Marketing Pricing Guide - Average Blended Rates

As expected, when we asked how much an hourly rate for strategic services was, the numbers shifted upward. Almost two-thirds (63%) charge $126 per hour or more for the “thinking” parts of marketing. That percentage charging that rate or higher drops to 46% when the work is account management oriented. Paid media strategy and planning pushes the percentage charging $126 per hour or more up to 47%. Paid media management and implementation shows a slight drop from that rate, but more (32%) charge on the lower end ($126-$150 per hour) of that pay scale.

Creative direction takes that high-end billing back up to 60% charging at least $126 per hour for the work. Creative execution work brings the number down to 50% with a larger bulk in the lower bracket of $126-$150.

Social media still sits at the bottom of the executional totem pole. Some 62% of the respondents pay less than $126 per hour for social media management and execution. And 44% pay less than $100 per hour. SEO and SEM management isn’t much better. Fifty-four percent of companies pay less than $126 per hour for the work while 38% pay $100 or less per hour.

Web and app development is split on the pay scale, almost 50-50 at the $126 per hour mark. But 60% pay $126 or more for specialty digital services like marketing automation, email marketing, data analysis and the like.

Pricing in Different Markets isn’t as Expected

When you look at the data from the market size filter, the pricing does show a modest level of surprise. Almost across the board, the mega-market (top 10 DMA) respondents charge in the middle of rates with a leaning toward the high end, but large market (DMAs 11-50) actually average on the high end. Small markets, as expected, generally have lower average hourly rates.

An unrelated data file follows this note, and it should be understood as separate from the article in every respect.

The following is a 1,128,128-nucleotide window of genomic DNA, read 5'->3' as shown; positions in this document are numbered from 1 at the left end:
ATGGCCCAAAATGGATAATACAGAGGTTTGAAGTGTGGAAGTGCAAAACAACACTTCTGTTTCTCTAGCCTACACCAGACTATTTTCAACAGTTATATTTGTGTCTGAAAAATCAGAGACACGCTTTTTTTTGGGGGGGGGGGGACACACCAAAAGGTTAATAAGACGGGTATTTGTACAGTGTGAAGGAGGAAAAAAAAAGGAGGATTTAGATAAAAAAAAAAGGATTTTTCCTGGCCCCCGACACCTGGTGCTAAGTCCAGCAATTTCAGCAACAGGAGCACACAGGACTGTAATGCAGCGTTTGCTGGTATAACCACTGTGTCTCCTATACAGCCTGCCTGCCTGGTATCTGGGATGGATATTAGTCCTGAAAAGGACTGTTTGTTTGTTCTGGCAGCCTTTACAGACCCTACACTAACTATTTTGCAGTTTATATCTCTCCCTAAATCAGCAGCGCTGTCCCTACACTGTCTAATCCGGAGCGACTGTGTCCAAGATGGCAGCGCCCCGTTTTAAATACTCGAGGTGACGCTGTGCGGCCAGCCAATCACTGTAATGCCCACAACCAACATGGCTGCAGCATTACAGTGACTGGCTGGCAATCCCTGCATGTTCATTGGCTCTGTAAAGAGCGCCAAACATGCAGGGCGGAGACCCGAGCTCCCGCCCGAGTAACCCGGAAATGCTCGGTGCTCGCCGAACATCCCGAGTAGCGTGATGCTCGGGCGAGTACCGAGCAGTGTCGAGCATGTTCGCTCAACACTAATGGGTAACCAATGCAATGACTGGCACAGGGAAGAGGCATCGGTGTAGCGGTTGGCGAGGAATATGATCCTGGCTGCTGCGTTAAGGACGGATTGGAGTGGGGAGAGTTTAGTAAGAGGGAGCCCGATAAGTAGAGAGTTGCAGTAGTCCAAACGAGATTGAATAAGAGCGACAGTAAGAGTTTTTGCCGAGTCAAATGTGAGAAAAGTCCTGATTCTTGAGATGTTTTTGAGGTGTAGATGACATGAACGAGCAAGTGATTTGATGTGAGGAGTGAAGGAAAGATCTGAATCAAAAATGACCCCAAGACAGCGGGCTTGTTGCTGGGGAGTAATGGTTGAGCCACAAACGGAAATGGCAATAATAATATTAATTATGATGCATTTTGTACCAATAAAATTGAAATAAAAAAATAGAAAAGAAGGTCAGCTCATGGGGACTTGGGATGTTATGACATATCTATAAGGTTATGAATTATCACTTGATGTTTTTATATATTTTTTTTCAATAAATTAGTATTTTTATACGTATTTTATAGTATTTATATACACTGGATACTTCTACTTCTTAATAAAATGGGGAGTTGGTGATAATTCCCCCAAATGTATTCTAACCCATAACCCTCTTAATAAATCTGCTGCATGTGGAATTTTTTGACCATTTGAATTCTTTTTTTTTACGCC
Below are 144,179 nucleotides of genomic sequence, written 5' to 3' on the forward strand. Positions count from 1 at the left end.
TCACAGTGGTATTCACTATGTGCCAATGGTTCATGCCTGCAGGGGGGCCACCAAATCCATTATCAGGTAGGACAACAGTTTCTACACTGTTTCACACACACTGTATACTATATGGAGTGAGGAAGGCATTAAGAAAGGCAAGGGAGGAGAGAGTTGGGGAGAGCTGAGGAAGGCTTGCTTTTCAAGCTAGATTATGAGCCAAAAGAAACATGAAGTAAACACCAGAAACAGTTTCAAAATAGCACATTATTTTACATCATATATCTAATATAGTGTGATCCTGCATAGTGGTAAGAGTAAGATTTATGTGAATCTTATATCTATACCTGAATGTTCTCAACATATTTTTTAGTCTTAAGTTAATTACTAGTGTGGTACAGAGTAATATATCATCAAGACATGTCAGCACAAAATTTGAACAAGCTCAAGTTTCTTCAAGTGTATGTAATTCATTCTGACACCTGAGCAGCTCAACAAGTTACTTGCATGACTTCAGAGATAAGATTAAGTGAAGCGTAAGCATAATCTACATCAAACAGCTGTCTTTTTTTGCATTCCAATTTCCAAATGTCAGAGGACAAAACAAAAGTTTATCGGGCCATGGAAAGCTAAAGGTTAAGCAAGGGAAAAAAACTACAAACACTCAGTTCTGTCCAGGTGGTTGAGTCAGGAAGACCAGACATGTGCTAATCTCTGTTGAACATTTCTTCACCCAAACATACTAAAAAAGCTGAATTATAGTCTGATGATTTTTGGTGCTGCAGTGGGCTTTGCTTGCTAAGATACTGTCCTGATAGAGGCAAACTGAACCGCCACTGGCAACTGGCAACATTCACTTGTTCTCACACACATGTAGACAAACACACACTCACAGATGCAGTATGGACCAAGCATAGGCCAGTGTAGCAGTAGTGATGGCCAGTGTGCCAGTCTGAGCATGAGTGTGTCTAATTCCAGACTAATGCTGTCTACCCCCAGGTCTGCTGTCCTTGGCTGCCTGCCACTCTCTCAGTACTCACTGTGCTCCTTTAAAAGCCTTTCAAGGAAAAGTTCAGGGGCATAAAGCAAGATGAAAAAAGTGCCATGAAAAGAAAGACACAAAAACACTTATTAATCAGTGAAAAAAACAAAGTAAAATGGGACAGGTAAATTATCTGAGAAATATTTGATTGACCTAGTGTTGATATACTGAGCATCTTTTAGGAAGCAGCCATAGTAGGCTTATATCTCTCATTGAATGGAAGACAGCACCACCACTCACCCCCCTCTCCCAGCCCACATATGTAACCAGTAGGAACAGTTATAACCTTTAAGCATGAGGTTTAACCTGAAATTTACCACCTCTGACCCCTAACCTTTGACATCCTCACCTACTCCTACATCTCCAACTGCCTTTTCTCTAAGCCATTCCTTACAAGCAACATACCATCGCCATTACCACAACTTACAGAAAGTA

How the Marketing Pricing Guide Compares

In past editions, I meandered through a lot of individual differences. Marketing research, what you might pay an agency, secret shopper programs, software costs and the like. Not much of those observations has changed in the two years since my 2017 version of the guide.

Market research is still expensive, compared to many other marketing categories. But it’s the core insights here that can dictate whether or not your brand actually connects with your target audiences. Expect $20,000 and up for a custom research study from a credible research firm. Online surveys that allow you to purchase questions are still in the $3,000-$5,000 range, depending on the size of your sample audience.

Consultants are still going to be within reasonable degree of separation from $100 per hour, cheaper or more expensive, but that might be better than dropping $50,000 or more on an agency to offer up the same or similar recommendations. The Do-ers, as I’ve called them before — community managers, copywriters, graphic designers, etc. -- are the people who make the brand or client campaigns work. They are normally going to run anywhere fro $20-$75 per hour, maybe more if their speciality is on the wrong side of supply and demand.

And then there’s software. I still love the reviews and cataloging of social technology softwares, and more, over at G2 Crowd. I refer to that site often when I’m trying to understand what platforms a client may or may not need.

For a little more depth on the categories I’ve discussed here, be sure to visit: